The Tour Divide is the most demanding ultra-distance trail bike race in the world.
Held each summer, the Tour Divide is an extreme test of endurance, self-reliance and mental toughness. Decidedly not for sprinters, this battle royal braves mountain passes and windswept valleys as it traverses the United States, starting in the hinterlands of Canada and ending in the badlands of the Mexican Plateau.
Following the Great Divide Mountain Bike Route [GDMBR], a 2,745-mile trail that follows the Continental Divide from Canada to the Mexican border, the Tour Divide is the world’s longest off-pavement bicycle race. Beginning in Banff, Alberta, and ending in Antelope Wells, New Mexico, the route is unmarked and circuitous, requiring navigational skills as it crisscrosses the Continental Divide 30 times from north to south.
Traveling through boundless remote mountain wilderness sprinkled with grizzly bears and mountain lions, the GDMBR meanders through the Canadian provinces of Alberta and British Columbia, then works its way south through Montana, Idaho, Wyoming, Colorado and New Mexico. Unlike the Trans Am Bike Race, which is contested on paved roads as it travels from Oregon to Virginia, the Tour Divide is raced off road, with 90 percent of the course unpaved.
Tirelessly mapped over a four-year span and published in 1998 by the Adventure Cycling Association, North America’s premiere bicycle travel organization, the GDMBR hugs the spine of the Continental Divide.
Competitors race while bikepacking – backpacking by bike – over some of the country’s most rugged terrain. During the race, a raindrop falling on a cyclist’s left check will find its way to the Atlantic Ocean or Gulf of Mexico, while one landing on his right check will end up in the Pacific.
The route has multiple personalities, climbing a total of nearly 200,000 vertical feet – equivalent to summiting Mount Everest from sea level seven times. Riders must contend with wind, rain, snow and extreme temperature swings while navigating mountain passes, open grasslands and the Chihuahuan Desert.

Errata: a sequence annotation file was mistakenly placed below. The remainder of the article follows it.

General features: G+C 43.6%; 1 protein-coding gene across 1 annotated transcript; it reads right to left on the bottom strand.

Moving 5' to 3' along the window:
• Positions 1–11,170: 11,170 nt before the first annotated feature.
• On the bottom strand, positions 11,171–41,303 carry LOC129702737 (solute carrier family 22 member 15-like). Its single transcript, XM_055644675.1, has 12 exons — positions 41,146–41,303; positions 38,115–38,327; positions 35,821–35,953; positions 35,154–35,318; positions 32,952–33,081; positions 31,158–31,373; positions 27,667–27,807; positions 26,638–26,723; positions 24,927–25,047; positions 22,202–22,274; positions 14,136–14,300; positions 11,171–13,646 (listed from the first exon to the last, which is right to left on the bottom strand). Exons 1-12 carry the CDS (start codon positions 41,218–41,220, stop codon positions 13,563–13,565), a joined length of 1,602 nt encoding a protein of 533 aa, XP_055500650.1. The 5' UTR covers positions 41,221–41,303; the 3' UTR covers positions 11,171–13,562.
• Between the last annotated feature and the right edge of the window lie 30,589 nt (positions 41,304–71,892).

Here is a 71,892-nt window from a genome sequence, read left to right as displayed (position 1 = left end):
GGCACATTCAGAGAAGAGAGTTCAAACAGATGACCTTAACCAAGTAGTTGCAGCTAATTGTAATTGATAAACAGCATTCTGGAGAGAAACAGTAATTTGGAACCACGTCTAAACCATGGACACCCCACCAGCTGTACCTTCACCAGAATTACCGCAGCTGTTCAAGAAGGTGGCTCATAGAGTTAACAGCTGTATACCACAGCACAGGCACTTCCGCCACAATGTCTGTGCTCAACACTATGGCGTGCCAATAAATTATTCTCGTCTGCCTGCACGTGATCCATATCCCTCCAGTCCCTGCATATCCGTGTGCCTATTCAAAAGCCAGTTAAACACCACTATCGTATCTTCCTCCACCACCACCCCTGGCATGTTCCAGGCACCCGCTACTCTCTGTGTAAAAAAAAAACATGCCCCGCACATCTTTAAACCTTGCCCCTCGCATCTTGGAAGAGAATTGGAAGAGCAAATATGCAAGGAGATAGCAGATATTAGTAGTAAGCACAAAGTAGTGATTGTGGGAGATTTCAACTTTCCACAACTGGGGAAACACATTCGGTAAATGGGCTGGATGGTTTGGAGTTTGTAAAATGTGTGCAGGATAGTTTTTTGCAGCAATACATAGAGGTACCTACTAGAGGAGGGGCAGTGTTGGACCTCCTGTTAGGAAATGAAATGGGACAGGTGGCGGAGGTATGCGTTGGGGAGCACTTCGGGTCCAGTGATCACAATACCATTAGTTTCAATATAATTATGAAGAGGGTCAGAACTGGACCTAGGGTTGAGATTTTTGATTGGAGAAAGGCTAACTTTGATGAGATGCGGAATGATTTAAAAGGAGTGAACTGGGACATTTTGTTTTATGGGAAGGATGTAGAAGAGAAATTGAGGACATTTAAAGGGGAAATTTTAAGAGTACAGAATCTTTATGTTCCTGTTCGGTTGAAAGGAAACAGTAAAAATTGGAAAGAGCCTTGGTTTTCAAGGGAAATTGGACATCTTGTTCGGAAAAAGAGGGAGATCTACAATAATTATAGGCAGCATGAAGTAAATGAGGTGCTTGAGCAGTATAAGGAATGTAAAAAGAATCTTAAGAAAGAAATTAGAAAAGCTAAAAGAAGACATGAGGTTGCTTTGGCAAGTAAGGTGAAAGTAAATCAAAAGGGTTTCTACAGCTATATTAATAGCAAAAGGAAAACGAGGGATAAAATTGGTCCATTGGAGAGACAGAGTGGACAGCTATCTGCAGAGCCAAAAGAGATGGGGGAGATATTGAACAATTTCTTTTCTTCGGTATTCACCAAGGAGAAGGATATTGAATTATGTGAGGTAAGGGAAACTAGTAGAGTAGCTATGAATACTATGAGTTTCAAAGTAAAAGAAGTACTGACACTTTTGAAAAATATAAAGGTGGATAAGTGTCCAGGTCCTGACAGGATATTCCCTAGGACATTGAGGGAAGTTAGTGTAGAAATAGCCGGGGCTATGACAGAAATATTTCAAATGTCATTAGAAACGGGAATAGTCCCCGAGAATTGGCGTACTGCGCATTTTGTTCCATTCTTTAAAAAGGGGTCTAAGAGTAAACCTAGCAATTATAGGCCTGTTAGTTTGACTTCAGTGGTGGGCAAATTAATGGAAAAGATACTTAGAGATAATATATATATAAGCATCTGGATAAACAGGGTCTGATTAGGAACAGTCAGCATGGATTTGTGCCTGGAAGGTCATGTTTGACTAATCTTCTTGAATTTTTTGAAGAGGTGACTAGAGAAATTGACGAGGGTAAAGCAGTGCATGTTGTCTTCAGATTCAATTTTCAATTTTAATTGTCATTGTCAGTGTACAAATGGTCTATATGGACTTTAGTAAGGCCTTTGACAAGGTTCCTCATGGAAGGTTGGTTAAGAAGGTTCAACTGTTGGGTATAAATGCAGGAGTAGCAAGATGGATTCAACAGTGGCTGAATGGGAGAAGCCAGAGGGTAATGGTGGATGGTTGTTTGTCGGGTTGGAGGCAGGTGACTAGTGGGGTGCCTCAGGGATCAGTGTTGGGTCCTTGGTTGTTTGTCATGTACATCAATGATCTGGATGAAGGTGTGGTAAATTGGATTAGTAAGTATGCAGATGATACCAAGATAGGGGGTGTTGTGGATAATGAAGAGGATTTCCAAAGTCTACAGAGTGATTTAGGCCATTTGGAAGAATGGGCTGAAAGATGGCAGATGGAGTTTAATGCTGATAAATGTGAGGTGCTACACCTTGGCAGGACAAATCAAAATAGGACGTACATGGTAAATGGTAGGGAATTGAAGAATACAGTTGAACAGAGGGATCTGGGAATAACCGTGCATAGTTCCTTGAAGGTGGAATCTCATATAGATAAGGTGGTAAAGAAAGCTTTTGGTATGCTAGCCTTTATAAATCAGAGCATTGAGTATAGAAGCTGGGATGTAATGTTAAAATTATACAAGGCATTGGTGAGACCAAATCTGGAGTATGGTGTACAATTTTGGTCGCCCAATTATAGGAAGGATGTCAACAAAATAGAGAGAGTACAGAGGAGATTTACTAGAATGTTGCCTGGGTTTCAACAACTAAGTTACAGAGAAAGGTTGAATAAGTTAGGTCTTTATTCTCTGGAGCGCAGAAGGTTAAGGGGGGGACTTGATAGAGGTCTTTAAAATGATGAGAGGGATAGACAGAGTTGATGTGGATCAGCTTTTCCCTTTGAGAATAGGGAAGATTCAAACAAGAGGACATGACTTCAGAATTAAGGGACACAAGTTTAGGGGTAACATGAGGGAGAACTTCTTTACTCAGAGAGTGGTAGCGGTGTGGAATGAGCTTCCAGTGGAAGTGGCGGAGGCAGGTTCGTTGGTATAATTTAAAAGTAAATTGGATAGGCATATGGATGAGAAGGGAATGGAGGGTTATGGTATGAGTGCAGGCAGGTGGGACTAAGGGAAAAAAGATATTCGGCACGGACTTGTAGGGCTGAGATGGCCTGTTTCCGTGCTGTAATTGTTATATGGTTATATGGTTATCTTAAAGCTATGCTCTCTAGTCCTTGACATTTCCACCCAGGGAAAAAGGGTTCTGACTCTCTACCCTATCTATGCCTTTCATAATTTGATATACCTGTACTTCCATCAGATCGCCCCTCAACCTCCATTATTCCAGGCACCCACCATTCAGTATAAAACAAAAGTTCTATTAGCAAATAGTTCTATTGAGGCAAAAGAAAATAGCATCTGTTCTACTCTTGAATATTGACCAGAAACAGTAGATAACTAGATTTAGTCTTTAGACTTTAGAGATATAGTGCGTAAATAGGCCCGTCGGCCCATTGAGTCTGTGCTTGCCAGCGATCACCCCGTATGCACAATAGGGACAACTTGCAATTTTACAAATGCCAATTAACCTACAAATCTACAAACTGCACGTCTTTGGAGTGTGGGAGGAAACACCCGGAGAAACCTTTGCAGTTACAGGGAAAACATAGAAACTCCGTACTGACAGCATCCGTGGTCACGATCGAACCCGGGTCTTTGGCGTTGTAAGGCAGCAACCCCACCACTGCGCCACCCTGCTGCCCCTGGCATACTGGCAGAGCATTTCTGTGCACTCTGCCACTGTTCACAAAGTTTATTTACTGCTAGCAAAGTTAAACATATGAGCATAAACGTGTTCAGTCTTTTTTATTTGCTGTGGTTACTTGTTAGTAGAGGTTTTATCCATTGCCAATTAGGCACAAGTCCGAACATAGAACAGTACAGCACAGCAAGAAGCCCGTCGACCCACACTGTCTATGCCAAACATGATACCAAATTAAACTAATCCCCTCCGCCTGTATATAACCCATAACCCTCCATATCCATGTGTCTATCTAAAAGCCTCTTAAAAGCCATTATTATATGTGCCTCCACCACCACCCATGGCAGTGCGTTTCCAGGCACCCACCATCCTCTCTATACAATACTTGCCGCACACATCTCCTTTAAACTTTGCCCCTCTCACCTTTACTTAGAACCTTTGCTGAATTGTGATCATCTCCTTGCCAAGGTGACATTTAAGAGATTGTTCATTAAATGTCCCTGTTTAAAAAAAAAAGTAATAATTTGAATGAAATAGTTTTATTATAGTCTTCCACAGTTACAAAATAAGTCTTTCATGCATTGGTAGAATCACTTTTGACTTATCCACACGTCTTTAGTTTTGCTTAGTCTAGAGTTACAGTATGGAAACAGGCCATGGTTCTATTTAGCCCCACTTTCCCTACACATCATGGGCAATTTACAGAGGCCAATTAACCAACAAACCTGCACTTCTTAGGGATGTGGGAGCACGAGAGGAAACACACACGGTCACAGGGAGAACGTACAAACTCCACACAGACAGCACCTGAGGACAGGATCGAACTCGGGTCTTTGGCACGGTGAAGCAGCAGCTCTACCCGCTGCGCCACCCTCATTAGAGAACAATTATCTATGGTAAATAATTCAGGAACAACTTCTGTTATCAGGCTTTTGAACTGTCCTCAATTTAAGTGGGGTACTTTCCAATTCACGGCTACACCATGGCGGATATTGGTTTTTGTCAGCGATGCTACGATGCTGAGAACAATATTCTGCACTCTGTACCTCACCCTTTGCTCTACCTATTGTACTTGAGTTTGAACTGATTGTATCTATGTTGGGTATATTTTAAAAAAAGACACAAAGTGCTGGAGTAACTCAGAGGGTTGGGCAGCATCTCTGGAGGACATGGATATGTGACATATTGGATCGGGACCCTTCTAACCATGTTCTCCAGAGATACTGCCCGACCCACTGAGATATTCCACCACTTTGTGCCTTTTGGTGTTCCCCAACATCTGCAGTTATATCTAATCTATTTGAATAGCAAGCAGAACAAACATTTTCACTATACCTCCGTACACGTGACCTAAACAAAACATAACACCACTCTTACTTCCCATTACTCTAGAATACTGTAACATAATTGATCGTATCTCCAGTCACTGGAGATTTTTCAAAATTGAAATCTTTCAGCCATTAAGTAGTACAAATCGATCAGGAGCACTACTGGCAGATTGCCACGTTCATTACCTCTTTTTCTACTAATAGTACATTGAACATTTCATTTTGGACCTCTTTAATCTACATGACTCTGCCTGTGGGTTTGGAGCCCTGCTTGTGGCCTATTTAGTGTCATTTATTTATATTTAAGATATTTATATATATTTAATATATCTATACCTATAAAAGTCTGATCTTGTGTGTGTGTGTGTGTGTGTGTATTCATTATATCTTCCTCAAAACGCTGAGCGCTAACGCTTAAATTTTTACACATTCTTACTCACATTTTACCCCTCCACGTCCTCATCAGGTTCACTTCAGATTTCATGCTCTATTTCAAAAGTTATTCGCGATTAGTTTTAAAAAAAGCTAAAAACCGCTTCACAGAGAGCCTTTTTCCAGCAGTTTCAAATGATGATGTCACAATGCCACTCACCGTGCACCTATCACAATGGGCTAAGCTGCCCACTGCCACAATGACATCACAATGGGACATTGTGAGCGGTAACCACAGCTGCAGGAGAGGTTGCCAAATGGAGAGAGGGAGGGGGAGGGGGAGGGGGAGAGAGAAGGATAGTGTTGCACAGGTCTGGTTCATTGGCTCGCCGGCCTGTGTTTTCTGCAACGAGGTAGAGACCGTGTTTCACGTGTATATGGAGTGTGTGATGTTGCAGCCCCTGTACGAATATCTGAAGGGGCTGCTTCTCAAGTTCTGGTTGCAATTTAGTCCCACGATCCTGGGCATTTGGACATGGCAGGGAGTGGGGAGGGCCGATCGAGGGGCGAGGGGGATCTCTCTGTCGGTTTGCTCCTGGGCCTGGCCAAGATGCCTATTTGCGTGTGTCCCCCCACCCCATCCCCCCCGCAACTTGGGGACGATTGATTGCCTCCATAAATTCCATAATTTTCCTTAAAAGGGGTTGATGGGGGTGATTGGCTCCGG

The race typically takes three weeks to complete on a course chock-full of spectacular scenery. The highest point is Colorado’s Indiana Pass, which sits 11,190 feet above sea level, and riders pass through Alberta’s Flathead Valley, the Grand Tetons, Boreas Pass and the Gila Wilderness along the way.
Although the Tour Divide has been completed on both single-speed and tandem bicycles, most competitors race the rooftop of North America by mountain bike.
The race is strictly self-supported – riders provide their own food, water, shelter and medical treatment – and cannot rely on outside assistance with course navigation or bike maintenance.
While the route passes through Helena, Butte, Steamboat Springs, Breckenridge and Silver City, most of the course runs through extremely small towns, where goods and services are limited.
The Tour Divide is not a stage race. The clock runs continuously from the start until riders cross the finish line. To be competitive for the overall title, riders must cover at least 150 miles per day while spending 16-plus hours in the saddle.
No entourages follow these athletes, and there are no rest days. Receiving little coverage in mainstream media, the Tour Divide is a niche event, but it was the subject of Ride the Divide, an award-winning documentary that followed the inaugural race, in 2008.
The race usually starts the second weekend of June. There is no entry fee or formal registration – any rider who shows up at the start can compete – and there are no prizes for finishing. First contested in 2008, the Tour Divide recognizes the top male and female finishers.
Matthew Lee was the top male in the first three events, while the women’s side has had no repeat winner in the nine-year history of the competition. British endurance racer Mike Hall is a two-time TD champion and course record holder.
In 2016, Hall finished in an unfathomable time of 13 days, 22 hours and 51 minutes, beating the course record Josh Kato set one year earlier by over 12 hours.
Winner of the 2014 Trans Am Bike Race, Hall first competed in the Tour Divide in 2012.
One year later, he recorded the fastest time in the history of the event while finishing first, but missed out on the official record because he had been forced to take an alternate route due to forest fires. “Experience counts for a lot on the Tour Divide.
You learn a lot the first time and it seems a waste not to go back and use that experience. It’s the type of route that gets under your skin and into your blood.”
At one point, Mike Hall held the world record for fastest circumnavigation of the globe by bicycle. In 2012, he took 91 days, 18 hours to circle the world from west to east, averaging nearly 200 miles per day.
The 2018 Tour Divide bike race is slated to begin Friday, June 8 at 8 a.m. MT. The defending male champion is Brian Lucido, who won the 2017 event as a rookie. Marketa Peggy Marvanova is the defending female winner after finishing last year’s Tour Divide in 22 days, 18 hours and four minutes.
“It is by riding a bicycle that you learn the contours of a country best, since you have to sweat up the hills and coast down them.” — Ernest Hemingway